Archives for Goals and Objectives - Page 2


Gary Vaynerchuk Says In-Person Meetings Are Essential

C.R. writes: When communications & marketing guru, technology and cultural commentator, rule-breaking investor and entrepreneur Gary Vaynerchuk has something to say about the value of in-person meetings, we should pay attention.

That's because Gary has mastered the digital life. As an internet marketing and digital-media visionary, he exploits to the fullest the online world. It has made him very successful.

But it's not all business.

Gary Vaynerchuk really has thought deeply about the way relationships
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Creating A Basic Relationship-Agreement

Just because we cannot, with our limited human abilities, describe absolute truth doesn't mean it doesn't exist.

One of the primary ways discussion can collapse into heated argument is when both sides cannot agree what truth is or what the past looks like. While both sides are entitled to their own points of view, agreeing that there is a truthful reality that is independent of individual perception is often important when solving differences.

If you are in relationship counseling, it might be helpful in some circumstances to set the past aside and work on outlining concrete guidelines for the future of the relationship.
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Therapists: Could A Medical Condition Be The Cause Of Your Client’s Mental Illness?

A well-trained and dedicated medical doctor will consider whether or not there is an emotional component possibly triggering a physical issue, such as stress in the case of fatigue. But often, those in the mental health field, especially psychotherapists, might not evaluate and rule out medical or other issues in the case of a client presenting with a mental illness.

In training sessions with interns and therapists-in-training, I emphasize the importance of doing a comprehensive evaluation before diagnosing—and doing therapy with—a client. I explain that when it comes to a mental health evaluation it is as vital for therapists to determine which factors are contributing to or causing mental illness, whether that mental illness is mild or more severe.

Yet many therapists jump right into talk therapy at the first or second visit; not everyone in private practice examines medical records or asks their clients to get blood-work done.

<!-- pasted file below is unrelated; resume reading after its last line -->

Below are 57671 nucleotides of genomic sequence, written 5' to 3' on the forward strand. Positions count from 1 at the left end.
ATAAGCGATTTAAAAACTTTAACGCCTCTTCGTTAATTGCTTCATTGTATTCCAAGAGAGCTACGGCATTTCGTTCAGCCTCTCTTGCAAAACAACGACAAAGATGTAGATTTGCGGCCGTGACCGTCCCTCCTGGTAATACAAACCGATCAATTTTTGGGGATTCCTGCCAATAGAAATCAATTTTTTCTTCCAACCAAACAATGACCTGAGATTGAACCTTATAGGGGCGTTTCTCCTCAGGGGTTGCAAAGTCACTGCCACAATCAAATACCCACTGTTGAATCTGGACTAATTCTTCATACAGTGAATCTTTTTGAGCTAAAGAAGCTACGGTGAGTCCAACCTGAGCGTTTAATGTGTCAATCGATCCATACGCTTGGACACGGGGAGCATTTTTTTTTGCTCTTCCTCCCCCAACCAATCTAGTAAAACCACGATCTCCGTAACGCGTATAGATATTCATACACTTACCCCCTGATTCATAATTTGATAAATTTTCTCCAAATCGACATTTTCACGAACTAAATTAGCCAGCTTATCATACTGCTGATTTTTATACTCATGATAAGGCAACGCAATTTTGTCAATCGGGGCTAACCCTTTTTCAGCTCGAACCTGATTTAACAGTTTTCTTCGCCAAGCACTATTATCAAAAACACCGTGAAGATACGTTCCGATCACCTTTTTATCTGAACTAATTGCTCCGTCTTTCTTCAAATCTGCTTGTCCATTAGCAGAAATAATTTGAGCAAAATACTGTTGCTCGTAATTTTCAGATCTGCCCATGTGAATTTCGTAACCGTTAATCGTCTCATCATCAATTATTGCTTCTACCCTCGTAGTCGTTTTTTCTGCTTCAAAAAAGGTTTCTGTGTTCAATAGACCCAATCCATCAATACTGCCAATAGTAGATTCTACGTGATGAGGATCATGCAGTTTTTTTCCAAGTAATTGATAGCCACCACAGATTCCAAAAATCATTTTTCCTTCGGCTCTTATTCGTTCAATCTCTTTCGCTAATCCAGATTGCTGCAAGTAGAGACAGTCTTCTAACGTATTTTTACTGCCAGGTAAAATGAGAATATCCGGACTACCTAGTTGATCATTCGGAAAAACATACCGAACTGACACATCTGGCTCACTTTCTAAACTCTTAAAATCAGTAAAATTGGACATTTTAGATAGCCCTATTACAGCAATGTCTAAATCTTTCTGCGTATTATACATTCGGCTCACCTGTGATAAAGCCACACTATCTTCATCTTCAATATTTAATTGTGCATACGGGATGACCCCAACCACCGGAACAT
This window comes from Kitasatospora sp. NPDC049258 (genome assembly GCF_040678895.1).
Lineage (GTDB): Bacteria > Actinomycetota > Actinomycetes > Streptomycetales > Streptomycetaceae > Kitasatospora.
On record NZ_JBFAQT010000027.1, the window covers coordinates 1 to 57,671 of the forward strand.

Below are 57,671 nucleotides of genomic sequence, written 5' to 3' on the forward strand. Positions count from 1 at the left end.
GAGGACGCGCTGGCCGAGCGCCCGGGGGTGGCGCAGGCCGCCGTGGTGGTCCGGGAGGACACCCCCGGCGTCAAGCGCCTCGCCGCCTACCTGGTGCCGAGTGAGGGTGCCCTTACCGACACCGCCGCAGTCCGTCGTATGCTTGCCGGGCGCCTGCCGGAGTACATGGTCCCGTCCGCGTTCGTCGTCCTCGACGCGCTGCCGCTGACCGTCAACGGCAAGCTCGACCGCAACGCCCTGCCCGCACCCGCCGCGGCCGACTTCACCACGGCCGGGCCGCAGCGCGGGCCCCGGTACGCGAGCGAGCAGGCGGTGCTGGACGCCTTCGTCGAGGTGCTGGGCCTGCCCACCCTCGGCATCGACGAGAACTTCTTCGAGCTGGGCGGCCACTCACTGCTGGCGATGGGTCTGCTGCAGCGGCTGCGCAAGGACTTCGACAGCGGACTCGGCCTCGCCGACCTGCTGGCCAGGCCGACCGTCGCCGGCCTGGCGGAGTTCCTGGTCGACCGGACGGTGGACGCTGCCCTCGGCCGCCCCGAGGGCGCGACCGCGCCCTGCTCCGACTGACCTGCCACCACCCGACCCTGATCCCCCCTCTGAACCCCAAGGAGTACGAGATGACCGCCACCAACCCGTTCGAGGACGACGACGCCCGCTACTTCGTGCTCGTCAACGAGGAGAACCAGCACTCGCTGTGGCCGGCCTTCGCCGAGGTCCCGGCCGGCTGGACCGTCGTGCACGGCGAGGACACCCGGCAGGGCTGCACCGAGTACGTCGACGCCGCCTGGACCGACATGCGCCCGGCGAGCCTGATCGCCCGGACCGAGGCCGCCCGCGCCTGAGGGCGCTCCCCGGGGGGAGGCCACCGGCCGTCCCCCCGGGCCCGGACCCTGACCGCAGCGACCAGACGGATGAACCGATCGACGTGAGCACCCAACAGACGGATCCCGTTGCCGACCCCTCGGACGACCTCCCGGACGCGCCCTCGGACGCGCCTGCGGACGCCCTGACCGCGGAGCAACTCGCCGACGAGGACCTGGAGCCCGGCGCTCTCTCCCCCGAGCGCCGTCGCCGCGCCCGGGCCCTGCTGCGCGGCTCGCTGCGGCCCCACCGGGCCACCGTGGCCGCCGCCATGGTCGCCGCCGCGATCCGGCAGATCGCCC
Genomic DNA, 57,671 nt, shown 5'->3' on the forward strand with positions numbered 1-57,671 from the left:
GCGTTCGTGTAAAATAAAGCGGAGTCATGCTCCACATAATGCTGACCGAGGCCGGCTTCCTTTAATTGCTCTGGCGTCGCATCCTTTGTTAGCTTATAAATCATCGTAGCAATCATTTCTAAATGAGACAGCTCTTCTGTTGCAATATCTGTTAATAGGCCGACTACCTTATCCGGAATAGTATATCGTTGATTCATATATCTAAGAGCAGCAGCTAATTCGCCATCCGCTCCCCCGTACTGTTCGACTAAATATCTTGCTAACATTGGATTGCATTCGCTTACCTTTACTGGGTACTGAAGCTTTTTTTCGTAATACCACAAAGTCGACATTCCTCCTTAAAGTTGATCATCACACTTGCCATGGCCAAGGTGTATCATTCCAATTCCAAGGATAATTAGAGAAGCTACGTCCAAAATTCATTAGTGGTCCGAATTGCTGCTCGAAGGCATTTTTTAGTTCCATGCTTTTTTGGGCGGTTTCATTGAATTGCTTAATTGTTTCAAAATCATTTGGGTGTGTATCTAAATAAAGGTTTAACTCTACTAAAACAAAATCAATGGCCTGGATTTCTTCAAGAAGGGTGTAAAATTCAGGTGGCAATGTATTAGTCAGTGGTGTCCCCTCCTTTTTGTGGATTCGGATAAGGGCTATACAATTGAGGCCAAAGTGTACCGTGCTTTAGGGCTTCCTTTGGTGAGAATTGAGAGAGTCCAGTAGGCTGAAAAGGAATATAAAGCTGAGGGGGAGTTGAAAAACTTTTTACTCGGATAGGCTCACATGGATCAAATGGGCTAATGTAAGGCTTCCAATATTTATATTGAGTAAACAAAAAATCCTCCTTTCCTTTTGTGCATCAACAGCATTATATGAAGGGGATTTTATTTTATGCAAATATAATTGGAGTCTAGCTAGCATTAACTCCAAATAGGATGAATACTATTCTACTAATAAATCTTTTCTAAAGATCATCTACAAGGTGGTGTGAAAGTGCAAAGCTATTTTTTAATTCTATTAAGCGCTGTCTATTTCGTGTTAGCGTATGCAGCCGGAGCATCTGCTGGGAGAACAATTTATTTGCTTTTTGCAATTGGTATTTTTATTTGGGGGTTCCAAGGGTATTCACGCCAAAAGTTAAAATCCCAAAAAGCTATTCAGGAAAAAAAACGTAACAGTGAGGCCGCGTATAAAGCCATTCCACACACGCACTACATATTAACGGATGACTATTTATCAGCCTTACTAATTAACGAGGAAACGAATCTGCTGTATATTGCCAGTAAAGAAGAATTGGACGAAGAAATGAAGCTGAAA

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Mindfulness–Reach Beyond Your Turbulent Mind

We're continuing our discussion of the intersection of spirituality and therapy with psychotherapist Tanchum (Tani) Burton. Tani is a rabbi and educator whose approaches to therapy and spirituality are relevant for an increasing number of clients and students.

Welcome back, Tani. You are a student of Rebbe Nachman of Breslov, whose powerful teachings we have frequently blogged about on the Therapy Soup blog. Can you tell us about the (free) classes you are currently teaching at called The Chassidic Law of Attraction?

I’m giving a course on one of Rebbe Nachman’s famous stories, known in English as “the Sophisticate and the Simpleton."

This story shows us a path towards—and away from—true wealth, joy and growth in the analogy of the main characters, who are simple and complicated, satisfied and restless, joyous and miserable respectively.

The challenge and opportunity for us is that we all have elements of both characters, and, when we can recognize which one is operating, we can readjust and reboot our lives for the better.
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Therapy and the Soul with Tanchum Burton

We're talking with psychotherapist Tanchum (Tani) Burton, who is also a rabbi and educator, about his approaches to therapy and spirituality.

Welcome. What do you believe is the interface between spirituality and psychotherapy, the spiritual nature of people and their emotional well-being?

It’s harder to define “spirituality” than to define “psychotherapy”; spirituality means different things to different people.

Psychotherapy, on the other hand, has certain basic defined elements, such as Rogers’ six conditions for therapeutic change--unconditional positive regard, empathic understanding, communication of that understanding, and the like.

When these are in place, when the human connection between people in a therapy room is one of acceptance, and of a prizing of the individual who has come for help, I think that the groundwork for spirituality has been laid.
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Meditation: Benefits…And Dangers?

C.R. writes: A friend of mine's son left his home in Israel to travel through India and Nepal and returned shortly before the recent earthquake. He had trekked with his friends, searching for enlightenment, but returned home with a parasitic infection, feeling weak and also disillusioned.

He described what he saw as the hypocrisy of some of the gurus and yogis he met (he called them "cash-rakers") and told how some of the Westerners who flocked to them seemed to magnify their worst personality traits after time spent following certain meditative practices.

His email to me said: "They become intolerant of anyone who disturbs their "bliss", and they are like addicts being hooked on their drug," he told me. "Nothing bothers them unless it messes with their personal comfort and they seem to become really short on compassion."

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